News & Events
- Ohio Livestock Coalition accepting nominations for 'Neighbor of the Year' awards
- Ohio Agricultural Hall of Fame Inductees announced
- Ohio Congressional delegation involved in Farm Bill progress
- It’s half a ton, it’s on the loose and it wants to run. Stay calm?
- Legal tips for all purpose vehicle use
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â€śIn the face of continuing budgetary constraints, the 2013 Farm Bill is an opportunity to address our nationâ€™s broken and outdated agricultural policies,â€ť they said.
The atmosphere on Capitol Hill for the farm bill suddenly seems to be full speed ahead.
The Senate Agriculture Committee will mark up its bill on Tuesday, and the House Agriculture Committee will follow suit on Wednesday.
The federally subsidized crop insurance program, the costliest part of the U.S. farm safety net, would spin off at least three new types of coverage and could cost 10 percent more under draft farm bills pending in the U.S. House of Representatives and Senate.
The Midwest Corn Belt would retain its costly new Agricultural Risk Coverage programâ€”which was the mainstay of the commodity title approved last summer by the Senate in the last Congress. But the ARC payments have been trimmed back modestly and more importantly, the standard index changed from a five-month average market price to the 12-month average.
Wholesale prices of choice-grade beef have hit several record highs this week, according to the U.S. Agriculture Departmentâ€™s Market News Service. Prices are rising for a handful of reasons. A long-running drought in top beef-producing states, such as Texas, combined with a Corn Belt drought last summer, have cut hay and corn production.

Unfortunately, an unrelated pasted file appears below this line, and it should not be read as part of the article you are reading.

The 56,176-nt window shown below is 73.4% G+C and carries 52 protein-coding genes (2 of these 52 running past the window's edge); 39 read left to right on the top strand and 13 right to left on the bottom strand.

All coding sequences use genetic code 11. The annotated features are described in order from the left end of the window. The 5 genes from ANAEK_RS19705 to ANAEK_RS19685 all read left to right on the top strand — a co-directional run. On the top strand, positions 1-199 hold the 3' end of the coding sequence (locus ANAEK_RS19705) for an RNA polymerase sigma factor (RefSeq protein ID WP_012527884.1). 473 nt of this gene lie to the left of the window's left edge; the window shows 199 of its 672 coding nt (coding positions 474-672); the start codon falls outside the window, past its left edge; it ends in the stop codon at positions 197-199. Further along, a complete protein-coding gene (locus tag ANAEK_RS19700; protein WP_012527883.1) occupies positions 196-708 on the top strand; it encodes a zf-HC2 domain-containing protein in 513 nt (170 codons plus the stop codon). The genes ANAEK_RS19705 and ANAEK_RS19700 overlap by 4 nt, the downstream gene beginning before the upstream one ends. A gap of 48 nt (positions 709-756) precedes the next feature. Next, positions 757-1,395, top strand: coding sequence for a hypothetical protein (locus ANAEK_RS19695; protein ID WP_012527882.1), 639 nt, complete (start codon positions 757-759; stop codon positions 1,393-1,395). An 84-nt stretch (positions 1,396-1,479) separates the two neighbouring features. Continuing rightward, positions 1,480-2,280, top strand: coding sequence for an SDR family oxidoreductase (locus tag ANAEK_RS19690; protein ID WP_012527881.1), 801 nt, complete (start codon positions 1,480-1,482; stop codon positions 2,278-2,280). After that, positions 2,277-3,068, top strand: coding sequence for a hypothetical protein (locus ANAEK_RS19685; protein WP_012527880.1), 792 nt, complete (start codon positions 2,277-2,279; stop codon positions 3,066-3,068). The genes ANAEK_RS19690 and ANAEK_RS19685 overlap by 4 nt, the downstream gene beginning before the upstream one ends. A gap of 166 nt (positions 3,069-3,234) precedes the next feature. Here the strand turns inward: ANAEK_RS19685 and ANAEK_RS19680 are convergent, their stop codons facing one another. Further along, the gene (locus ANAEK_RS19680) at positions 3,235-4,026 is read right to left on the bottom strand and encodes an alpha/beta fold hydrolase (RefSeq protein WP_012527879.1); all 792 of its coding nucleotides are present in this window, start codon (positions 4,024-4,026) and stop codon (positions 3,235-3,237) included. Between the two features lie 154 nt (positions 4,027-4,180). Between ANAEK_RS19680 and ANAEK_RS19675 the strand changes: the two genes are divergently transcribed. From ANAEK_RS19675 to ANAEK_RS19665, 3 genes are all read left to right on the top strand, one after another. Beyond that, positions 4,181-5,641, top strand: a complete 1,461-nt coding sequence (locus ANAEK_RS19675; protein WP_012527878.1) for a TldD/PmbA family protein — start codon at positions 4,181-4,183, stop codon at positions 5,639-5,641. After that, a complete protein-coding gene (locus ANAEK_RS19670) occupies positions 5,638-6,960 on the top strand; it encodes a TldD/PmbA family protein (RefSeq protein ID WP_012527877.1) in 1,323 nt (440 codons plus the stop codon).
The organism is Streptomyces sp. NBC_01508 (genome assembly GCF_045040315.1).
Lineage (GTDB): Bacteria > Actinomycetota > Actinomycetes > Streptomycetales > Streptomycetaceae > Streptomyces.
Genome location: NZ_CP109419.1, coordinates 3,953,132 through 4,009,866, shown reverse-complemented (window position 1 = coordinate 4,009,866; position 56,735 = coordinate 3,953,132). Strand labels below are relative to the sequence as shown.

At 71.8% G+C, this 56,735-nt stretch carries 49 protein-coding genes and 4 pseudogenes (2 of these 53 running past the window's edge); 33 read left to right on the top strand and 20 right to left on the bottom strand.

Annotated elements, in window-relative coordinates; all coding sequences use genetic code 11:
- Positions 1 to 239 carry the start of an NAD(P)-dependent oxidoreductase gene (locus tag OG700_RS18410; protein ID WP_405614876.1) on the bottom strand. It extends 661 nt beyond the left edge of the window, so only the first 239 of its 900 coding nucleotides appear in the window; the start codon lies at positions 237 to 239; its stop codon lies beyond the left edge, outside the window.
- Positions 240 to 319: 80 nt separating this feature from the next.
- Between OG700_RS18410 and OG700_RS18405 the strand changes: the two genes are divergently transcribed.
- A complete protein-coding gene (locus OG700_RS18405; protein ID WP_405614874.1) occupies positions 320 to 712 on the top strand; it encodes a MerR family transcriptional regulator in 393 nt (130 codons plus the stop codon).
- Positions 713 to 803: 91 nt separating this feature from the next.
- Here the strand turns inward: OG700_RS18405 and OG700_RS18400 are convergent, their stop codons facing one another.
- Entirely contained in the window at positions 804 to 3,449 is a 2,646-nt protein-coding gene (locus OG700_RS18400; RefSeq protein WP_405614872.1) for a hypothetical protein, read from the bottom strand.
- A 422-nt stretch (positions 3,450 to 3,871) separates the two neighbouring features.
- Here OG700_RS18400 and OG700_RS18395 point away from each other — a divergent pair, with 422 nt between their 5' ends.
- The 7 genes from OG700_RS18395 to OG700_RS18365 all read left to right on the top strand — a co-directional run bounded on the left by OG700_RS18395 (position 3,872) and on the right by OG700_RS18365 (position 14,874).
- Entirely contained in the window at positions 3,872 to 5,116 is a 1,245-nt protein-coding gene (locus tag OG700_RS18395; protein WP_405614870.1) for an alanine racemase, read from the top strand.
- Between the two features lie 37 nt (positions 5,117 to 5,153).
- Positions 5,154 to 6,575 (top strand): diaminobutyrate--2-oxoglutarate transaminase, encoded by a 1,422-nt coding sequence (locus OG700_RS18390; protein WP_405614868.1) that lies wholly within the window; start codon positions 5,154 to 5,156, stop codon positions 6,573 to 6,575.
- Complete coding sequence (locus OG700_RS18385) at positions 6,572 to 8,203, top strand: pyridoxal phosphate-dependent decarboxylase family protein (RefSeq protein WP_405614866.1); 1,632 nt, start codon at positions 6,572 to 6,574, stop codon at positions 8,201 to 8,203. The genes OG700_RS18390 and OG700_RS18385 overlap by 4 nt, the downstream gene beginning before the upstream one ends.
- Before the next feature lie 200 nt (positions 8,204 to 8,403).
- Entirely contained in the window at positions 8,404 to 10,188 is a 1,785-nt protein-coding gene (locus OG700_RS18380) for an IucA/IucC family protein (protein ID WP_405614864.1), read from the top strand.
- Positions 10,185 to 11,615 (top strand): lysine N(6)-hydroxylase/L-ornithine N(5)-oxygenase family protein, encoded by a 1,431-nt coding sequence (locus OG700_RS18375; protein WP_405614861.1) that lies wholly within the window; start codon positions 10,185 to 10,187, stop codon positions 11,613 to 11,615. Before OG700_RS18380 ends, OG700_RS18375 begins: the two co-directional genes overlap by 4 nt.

In a statement from Nancy Stoner, prepared for DTN, the agency acknowledges missteps were made: "After a recent release by EPA of CAFO- and AFO-related information under a Freedom of Information Act request, the agricultural community raised a number of privacy concerns. In response, EPA determined that some personal information that could have been protected under FOIA was released.
Just as with last yearâ€™s attempt at a farm program reauthorization, some conservatives say the billâ€™s proposed cuts to the Supplemental Nutrition Assistance Program, amounting to $20.5 billion over 10 years, do not go far enough, while many Democrats say they are too much.
The House Agriculture Committee will consider a farm bill Wednesday that contains a $20.5 billion cut over 10 years to the food stamp program, drawing objections from committee member James McGovern, Democrat of Worcester.
Each bill would eliminate $5 billion in annual direct payments that aren't tied to production or crop prices and would consolidate other programs. At the same time, the bills would create new programs with some of that money and raise the subsidies for some crops while business is booming in the agricultural sector.
Stephen Leslie, an artist and former Benedictine monk, guided two Norwegian Fjords down the field. The walking moldboard plow, a 300-pound curving steel blade, cut through the soil and sent it curling over itself in dark, crumbly waves. H